Now we will need to set a few settings up. Firstly set the Network Profile to Private. Public is only really needed when you use a Public Internet, Such as Coffee shops or air ports and so on. Since we will be connecting to our own private LAN home network we will use the Private option here.

Windows10 Networking Private

Its time to choose how we will assign this device a IP Address. Remember each device will need a unique address if you are going to manually assign addresses.

Scroll down a little until you get the Edit option, By Default Windows will be set to DHCP. Meaning this device will get its IP address from the router that manage all the devices and hands out available addresses on the network automatically. However you can choose to set a device such as this computer’s IP manually.

When to use DHCP or Static IP addresses for home networking

This is useful for when you have a specific device such as a home server that you want the IP address to remain the same. DHCP will often change the IP addresses of devices on the network when they connect, disconnect and reconnect. To assign a manual IP address click the Edit option.

For simplicity you can leave all your devices to DHCP so that the router manages the IP addresses automatically BUT if you want a little more control then you can always manually configure the IP addresses.

Therefore to assign a manual IP address, First change the IP Settings to Manual. Then edit the fields and add your own settings.

Windows10 Home Networking IP

The IP address needs to be unique, this is normally done by changing last number to an available number that is not in use already. Such as 192.168.10.XXX

Therefore, mine is set to use 192.168.10.2

Home Networking IP Static

The subnet mask can be 24 or 255.255.255.0. More on Subnet masks here this will allow you to use any number between 192.168.10.1 to 192.168.10.256

Furthermore the gateway address is typically your routers IP address. Normally its the first one in the IP address pool In my case its 192.168.10.1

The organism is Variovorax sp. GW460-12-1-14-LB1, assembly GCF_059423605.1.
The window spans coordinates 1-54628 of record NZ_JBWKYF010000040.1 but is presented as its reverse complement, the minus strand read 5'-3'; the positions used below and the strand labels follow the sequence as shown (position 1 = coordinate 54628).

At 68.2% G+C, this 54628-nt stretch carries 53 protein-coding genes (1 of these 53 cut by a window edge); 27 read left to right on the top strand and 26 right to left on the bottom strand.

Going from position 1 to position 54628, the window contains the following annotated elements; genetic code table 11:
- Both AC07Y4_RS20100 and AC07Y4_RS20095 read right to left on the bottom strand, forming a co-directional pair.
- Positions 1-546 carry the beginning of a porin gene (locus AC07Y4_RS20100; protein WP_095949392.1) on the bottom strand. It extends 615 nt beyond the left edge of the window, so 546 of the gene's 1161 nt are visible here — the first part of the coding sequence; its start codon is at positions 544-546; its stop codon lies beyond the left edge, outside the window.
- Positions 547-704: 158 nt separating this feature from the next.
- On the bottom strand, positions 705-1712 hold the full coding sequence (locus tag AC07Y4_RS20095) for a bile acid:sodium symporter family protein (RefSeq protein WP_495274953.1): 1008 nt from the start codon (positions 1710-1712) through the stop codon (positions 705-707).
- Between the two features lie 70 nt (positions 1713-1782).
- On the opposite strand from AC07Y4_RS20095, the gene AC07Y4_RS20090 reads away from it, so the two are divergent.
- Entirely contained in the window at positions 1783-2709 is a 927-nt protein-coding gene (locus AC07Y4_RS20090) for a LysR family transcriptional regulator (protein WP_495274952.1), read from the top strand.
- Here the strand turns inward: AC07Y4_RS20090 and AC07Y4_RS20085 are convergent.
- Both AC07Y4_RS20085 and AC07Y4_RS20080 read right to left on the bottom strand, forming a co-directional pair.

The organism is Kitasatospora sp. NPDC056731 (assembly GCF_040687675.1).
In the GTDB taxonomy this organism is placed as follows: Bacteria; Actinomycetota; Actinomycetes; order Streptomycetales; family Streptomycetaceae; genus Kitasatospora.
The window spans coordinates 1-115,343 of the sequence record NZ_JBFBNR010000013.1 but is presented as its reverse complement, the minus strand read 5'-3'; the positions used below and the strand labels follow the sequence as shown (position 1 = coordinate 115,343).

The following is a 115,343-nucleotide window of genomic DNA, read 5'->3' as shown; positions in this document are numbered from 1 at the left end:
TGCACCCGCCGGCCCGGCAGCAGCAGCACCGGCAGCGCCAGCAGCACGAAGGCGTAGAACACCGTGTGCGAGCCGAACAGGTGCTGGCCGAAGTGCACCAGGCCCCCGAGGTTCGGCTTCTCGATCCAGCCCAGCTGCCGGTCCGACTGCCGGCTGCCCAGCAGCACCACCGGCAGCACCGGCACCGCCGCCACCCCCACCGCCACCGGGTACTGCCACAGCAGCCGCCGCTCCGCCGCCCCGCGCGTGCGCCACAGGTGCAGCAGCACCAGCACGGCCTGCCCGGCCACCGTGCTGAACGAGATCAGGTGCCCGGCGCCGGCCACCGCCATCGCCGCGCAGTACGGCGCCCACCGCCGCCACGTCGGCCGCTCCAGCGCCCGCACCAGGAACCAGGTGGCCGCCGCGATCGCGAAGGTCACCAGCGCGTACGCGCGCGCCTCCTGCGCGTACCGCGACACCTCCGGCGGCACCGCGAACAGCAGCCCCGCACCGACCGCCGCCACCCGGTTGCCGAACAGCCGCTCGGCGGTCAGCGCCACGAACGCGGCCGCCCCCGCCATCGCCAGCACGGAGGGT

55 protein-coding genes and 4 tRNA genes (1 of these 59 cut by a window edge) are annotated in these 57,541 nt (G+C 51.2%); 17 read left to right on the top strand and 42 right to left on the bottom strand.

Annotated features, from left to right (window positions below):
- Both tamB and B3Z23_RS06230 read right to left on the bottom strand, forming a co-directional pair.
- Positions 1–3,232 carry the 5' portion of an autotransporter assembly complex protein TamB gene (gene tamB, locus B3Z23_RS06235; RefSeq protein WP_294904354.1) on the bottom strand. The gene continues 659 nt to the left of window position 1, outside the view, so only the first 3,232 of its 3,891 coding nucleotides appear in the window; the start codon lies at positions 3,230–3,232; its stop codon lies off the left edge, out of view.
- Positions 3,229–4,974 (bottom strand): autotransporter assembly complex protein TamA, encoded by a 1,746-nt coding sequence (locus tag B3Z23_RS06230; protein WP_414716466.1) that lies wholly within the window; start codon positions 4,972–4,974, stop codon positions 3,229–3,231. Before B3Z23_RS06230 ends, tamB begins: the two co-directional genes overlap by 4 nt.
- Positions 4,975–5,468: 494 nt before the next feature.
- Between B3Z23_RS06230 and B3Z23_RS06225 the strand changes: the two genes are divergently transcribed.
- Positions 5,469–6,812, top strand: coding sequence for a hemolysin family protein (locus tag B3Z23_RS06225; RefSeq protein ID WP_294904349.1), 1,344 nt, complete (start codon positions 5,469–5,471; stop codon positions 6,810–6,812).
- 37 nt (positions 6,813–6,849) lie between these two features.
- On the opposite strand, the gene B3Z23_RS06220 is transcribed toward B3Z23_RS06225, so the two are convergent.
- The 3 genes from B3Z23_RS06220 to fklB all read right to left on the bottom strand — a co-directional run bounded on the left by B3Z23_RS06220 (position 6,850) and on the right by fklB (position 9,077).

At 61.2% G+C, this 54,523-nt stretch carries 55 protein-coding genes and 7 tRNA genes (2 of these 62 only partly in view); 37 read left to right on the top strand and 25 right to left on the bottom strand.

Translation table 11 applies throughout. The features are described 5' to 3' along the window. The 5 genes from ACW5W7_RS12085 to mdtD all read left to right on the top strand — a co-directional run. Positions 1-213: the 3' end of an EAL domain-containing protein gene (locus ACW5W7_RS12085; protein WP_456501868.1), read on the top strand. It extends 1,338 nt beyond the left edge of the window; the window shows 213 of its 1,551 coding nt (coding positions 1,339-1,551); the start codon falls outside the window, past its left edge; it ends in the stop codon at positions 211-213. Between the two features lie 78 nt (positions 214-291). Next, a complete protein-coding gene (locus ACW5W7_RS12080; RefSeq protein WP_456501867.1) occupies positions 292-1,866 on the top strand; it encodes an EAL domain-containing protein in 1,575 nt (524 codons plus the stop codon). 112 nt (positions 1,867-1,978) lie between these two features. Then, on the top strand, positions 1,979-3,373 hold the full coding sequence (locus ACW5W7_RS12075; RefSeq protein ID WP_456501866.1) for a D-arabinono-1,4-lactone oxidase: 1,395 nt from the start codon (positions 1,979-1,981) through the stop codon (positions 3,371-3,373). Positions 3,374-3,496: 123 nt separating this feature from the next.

The DNS server is also normally pointing to your router. Which will use your IPS’s DNS servers. But it can be setup to point to some other DNS. You can also assign an optional DNS server, so that if your ISP’s DNS server is not available then Windows will try to resolve internet addresses on the alternate DNS server. Here I use Google’s DNS servers 8.8.8.8 as a fall back.

When done editing the setting, save them and continue to do this for all your Computers on the network,

NOTE

You can use a mixture of DHCP and Static IP’s on a LAN network. Just make sure you keep track of which device uses DHCP and which uses Static Manually assigned IP addresses.

Cool idea’s for a home network

Setting up a simple home NAS Server for local File Storage or backups.

Play Games with family and friends. Known as a LAN party.

Share Internet across the house to multiple devices.

Share files and other media over the network between devices.

Setup home office printing where multiple computers can use the same printer.

Conclusion

Setting up a home network with Windows 10 is easy and can be done in just a few steps. With the right hardware and a few simple steps, you can have a secure and reliable home network up and running in no time.

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5 thoughts on “How to Setup a home network”

  1. It’s great to know that I’ll need an ethernet cable for every device that I want to connect to the internet. I’m hoping that I can speak with a network provider to talk through my home network. I feel like it’s been running really slowly and I want to figure out a way to improve the speed.